Last week I wrote up my near epic fail on Amazon Web Services where I ‘let’ someone launch a bunch of Litecoin mining instances in my account.

Since then I received some questions on my forensics process, so I figure this is a good time to write up the process in more detail. Specifically, how to take a snapshot and use it for forensic analysis.

I won’t cover all the steps at the AWS account layer – this post focuses on what you should do for a specific instance, not your entire management plane.


The first step, which I skipped, is to collect all the metadata associated with the instance. There is an easy way, a hard way (walk through the web UI and take notes manually), and the way I’m building into my nifty tool for all this that I will release at RSA (or sooner, if you know where to look).

The best way is to use the AWS command line tools for your operating system. Then run the command aws ec2 describe-instances --instance-ids i-5203422c (inserting your instance ID). Note that you need to follow the instructions linked above to properly configure the tool and your credentials.

I suggest piping the output to a file (e.g., aws ec2 describe-instances --instance-ids i-5203422c > forensic-metadata.log) for later examination.

You should also get the console output, which is stored by AWS for a short period on boot/reboot/termination. aws ec2 get-console-output --instance-id i-5203422c. This might include a bit more information if the attacker mucked with logs inside the instance, but won’t be useful for a hacked instance because it is only a boot log. This is a good reason to use a tool that collects instance logs outside AWS.

That is the basics of the metadata for an instance. Those two pieces collect the most important bits. The best option would be CloudTrail logs, but that is fodder for a future post.

Instance Forensics

Now on to the instance itself. While you might log into it and poke around, I focused on classical storage forensics. There are four steps:

  1. Take a snapshot of all storage volumes.
  2. Launch an instance to examine the volumes.
  3. Attach the volumes.
  4. Perform your investigation.

If you want to test any of this, feel free to use the snapshot of the hacked instance that was running in my account (well, one of 10 instances). The snapshot ID you will need is snap-ccd3e9c6.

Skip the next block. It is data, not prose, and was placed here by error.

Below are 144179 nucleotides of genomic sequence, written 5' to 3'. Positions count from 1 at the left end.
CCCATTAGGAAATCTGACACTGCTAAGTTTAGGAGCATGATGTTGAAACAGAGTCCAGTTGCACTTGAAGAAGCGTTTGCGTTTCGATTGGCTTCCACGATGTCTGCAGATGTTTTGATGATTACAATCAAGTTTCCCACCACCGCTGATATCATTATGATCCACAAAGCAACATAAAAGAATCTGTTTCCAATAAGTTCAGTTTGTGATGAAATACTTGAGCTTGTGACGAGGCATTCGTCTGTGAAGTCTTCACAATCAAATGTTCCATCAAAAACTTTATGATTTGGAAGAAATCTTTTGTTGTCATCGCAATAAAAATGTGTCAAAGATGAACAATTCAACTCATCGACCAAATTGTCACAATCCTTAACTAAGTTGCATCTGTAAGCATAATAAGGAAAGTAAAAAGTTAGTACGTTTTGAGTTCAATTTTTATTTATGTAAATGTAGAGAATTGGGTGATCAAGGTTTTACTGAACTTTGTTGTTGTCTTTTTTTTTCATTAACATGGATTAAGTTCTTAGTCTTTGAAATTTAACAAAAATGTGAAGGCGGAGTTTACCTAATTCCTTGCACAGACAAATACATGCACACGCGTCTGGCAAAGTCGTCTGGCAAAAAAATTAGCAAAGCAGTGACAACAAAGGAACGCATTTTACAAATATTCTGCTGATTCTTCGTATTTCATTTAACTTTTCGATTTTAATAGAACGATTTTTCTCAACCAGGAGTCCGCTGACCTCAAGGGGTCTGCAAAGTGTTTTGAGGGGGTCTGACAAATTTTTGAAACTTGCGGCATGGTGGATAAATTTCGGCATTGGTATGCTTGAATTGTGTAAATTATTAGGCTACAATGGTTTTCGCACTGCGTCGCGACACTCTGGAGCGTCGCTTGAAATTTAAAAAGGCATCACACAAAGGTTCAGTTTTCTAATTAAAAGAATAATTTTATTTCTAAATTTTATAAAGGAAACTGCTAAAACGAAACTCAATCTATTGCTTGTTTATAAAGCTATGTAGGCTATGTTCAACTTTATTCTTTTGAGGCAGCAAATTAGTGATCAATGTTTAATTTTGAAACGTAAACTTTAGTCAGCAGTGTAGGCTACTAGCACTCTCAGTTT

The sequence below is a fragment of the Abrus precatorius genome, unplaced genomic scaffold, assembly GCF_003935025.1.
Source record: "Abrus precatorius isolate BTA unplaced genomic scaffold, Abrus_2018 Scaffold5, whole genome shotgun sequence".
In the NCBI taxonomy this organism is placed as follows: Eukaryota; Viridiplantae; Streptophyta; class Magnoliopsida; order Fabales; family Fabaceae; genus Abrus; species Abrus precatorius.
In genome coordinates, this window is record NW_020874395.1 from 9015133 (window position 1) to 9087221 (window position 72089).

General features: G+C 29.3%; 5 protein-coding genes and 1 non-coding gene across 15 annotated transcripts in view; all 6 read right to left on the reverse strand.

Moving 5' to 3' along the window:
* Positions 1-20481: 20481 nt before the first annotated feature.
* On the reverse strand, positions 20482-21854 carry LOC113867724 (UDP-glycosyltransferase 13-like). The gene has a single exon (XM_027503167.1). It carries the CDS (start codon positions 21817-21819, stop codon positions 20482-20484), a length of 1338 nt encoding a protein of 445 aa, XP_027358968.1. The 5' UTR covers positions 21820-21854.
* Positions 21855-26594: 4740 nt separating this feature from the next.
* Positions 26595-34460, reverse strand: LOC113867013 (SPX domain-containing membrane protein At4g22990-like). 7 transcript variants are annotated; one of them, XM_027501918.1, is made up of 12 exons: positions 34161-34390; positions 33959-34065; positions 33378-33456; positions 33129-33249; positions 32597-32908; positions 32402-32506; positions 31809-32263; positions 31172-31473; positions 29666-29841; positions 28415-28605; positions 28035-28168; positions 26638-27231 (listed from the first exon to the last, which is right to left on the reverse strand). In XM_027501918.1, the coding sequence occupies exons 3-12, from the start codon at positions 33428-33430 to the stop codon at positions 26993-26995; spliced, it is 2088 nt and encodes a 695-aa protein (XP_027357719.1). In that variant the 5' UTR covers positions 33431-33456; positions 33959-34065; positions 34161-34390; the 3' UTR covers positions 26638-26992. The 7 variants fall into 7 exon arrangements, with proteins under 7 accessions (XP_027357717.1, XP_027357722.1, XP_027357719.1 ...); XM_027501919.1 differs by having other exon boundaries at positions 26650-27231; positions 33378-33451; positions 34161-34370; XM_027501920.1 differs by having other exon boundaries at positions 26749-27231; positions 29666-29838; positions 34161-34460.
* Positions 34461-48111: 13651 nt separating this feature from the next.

Snapshot the storage volumes

I will show all this using the web interface, but you can also manage all of it using the command line or API (which is how I now do it, but that code wasn’t ready when I had my incident).

There is a slightly shorter way to do this in the web UI by going straight to volumes, but that way is easier to botch, so I will show the long way and you can figure out the shorter alternative yourself.

  • Click Instances in your EC2 management console, then check the instance to examine.
  • Look at the details on the bottom, click the Block Devices, then each entry. Pull the Volume ID for every attached volume.

  • Switch to Volumes and then snapshot each volume you identified in the steps above.

  • Label each snapshot so you remember it. I suggest date and time, “Forensics”, and perhaps the instance ID.

You can also add a name to your instance, then skip direct to Volumes and search for volumes attached to it.

Remember, once you take a snapshot, it is read-only – you can create as many copies as you like to work on without destroying the original. When you create a volume from an instance it doesn’t overwrite the snapshot, it gets another copy injected into storage.

Snapshots don’t capture volatile memory, so if you need RAM you need to either play with the instance itself or create a new image from that instance and launch it – perhaps the memory will provide more clues. That is a different process for another day.

Launch a forensics instance

Launch the operating system of your choice, in the same region as your snapshot. Load it with whatever tools you want. I did just a basic analysis by poking around.

Attach the storage volumes

  • Go to Snapshots in the management console.
  • Click the one you want, right-click, and then “Create Volume from Snapshot”. Make sure you choose the same Availability Zone as your forensics instance.
  • Seriously, make sure you choose the same Availability Zone as your instance. People always mess this up. (By ‘people’, I of course mean ‘I’).

  • Go back to Volumes.
  • Select the new volume when it is ready, and right click/attach.

  • Select your forensics instance. (Mine is stopped in the screenshot – ignore that).
  • Set a mount point you will remember.

Perform your investigation

  • Create a mount point for the new storage volumes, which are effectively external hard drives. For example, sudo mkdir /forensics.
  • Mount the new drive, e.g., sudo mount /dev/xvdf1 /forensics. Amazon may change the device mapping when you attach the drive (technically your operating system does that, not AWS, and you get a warning when you attach).
  • Remember, use sudo bash (or the appropriate equivalent for your OS) if you want to peek into a user account in the attached volume.

And that’s it. Remember you can mess with the volume all you want, then attach a new one from the snapshot again for another pristine copy. If you need a legal trail my process probably isn’t rigorous enough, but there should be enough here that you can easily adapt.

Again, try it with my snapshot if you want some practice on something with interesting data inside. And after RSA check back for a tool which automates nearly all of this.